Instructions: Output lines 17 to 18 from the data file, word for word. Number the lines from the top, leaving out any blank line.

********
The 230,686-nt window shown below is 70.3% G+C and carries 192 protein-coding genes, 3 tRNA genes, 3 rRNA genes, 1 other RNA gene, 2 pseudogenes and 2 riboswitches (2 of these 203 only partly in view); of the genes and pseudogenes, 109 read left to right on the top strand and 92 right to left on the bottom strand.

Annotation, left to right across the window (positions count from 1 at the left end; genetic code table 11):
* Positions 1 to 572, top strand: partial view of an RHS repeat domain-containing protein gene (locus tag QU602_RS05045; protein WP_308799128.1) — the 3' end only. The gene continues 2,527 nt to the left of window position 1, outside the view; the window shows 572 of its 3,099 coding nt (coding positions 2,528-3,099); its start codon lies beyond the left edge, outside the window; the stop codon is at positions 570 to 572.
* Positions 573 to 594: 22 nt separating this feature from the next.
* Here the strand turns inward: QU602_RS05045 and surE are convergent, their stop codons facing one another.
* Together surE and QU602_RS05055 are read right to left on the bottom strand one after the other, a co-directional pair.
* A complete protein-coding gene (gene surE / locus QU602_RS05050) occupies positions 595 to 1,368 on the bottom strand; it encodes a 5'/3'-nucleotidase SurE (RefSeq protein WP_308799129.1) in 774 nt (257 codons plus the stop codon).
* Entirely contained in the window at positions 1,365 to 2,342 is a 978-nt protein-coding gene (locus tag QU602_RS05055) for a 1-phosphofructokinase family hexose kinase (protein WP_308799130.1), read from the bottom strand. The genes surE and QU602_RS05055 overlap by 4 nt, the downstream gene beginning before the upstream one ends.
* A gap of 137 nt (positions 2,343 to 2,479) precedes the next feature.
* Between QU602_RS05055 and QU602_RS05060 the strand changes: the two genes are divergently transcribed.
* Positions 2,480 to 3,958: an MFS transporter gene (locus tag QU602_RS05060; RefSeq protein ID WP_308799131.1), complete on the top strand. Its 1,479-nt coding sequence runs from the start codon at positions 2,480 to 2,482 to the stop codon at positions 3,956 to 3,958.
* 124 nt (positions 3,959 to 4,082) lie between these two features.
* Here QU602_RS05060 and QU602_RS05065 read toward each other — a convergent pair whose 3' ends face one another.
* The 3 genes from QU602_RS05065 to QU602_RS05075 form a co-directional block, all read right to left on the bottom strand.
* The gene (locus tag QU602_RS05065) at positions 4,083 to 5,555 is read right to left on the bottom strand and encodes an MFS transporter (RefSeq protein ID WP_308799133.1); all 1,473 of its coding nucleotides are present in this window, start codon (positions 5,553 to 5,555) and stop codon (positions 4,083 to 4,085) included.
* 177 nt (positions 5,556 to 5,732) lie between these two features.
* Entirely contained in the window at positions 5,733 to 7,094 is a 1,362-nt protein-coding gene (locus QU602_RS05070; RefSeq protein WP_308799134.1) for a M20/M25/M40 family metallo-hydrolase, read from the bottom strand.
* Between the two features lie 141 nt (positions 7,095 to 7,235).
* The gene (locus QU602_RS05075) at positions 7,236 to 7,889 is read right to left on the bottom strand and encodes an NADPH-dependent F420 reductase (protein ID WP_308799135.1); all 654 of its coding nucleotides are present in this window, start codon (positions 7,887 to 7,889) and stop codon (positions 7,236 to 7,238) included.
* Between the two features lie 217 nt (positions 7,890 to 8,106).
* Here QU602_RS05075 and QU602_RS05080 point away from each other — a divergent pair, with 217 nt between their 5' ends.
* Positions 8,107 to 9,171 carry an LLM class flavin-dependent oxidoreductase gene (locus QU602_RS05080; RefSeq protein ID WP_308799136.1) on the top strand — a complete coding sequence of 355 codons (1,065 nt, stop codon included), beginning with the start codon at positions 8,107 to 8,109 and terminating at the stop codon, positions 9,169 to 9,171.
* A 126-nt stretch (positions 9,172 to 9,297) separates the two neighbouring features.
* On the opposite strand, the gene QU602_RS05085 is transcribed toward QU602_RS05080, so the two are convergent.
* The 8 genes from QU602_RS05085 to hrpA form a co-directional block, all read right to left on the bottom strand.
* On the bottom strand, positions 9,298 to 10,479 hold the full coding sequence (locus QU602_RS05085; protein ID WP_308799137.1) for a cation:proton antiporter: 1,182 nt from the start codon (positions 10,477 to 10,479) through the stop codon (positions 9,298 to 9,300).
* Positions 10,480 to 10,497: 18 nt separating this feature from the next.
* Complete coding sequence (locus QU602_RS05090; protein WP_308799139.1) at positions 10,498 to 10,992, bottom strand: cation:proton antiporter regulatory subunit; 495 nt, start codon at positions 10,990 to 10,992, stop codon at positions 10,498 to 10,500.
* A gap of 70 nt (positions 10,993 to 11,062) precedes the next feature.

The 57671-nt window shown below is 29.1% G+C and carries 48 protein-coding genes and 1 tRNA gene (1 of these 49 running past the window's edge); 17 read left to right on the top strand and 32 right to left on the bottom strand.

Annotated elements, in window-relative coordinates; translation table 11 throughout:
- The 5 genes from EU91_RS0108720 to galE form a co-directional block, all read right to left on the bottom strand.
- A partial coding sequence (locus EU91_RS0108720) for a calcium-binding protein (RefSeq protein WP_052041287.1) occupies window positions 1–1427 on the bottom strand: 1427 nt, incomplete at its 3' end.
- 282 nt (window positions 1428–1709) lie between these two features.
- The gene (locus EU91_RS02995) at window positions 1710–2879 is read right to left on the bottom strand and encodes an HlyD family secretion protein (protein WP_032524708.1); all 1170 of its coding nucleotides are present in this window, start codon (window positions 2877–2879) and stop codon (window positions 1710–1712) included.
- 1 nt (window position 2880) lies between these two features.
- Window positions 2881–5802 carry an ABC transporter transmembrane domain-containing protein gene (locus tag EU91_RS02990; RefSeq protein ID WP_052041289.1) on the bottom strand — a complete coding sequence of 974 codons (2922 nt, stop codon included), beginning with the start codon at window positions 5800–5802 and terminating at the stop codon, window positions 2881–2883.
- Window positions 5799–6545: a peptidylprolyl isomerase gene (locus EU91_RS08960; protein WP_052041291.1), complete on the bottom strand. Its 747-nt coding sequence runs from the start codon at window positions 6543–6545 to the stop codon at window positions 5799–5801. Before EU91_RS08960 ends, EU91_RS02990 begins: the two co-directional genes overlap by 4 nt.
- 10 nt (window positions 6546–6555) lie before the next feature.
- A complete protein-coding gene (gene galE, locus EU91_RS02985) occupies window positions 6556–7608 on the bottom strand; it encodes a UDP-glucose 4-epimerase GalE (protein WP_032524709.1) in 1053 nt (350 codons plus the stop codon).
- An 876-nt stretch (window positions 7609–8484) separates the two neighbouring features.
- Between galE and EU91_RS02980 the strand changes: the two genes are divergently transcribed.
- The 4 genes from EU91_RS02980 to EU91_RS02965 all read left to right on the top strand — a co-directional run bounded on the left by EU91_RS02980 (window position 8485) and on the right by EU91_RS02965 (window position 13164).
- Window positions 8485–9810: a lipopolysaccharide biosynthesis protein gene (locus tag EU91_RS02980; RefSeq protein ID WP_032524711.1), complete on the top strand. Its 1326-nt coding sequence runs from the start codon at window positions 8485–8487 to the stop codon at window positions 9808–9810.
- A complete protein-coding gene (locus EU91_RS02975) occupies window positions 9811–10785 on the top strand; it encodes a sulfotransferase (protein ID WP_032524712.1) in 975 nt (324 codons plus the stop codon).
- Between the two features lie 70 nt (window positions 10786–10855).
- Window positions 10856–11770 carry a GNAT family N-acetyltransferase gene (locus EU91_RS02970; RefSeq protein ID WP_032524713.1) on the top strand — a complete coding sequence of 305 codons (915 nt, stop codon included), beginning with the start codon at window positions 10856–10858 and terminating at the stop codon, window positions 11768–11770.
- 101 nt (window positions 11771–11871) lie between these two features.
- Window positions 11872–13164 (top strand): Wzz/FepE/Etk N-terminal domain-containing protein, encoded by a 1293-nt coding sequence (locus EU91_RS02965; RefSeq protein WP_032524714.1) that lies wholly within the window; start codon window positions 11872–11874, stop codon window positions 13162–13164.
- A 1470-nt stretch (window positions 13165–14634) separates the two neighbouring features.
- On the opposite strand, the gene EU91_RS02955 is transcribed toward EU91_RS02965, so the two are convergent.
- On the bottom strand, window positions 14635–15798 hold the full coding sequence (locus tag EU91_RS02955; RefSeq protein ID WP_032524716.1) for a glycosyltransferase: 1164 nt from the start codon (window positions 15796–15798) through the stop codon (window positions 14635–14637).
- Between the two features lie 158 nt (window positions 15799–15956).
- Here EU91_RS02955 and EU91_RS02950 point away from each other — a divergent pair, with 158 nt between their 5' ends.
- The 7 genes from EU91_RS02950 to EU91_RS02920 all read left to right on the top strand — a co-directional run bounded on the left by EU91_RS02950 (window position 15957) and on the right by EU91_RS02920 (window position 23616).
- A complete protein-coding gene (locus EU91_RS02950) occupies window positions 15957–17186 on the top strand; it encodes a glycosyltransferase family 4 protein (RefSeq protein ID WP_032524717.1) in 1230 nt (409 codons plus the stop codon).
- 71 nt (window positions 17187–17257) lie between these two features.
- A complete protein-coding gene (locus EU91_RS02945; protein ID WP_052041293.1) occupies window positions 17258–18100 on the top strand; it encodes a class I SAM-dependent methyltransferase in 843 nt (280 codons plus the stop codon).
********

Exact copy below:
* Entirely contained in the window at positions 5,733 to 7,094 is a 1,362-nt protein-coding gene (locus QU602_RS05070; RefSeq protein WP_308799134.1) for a M20/M25/M40 family metallo-hydrolase, read from the bottom strand.
* Between the two features lie 141 nt (positions 7,095 to 7,235).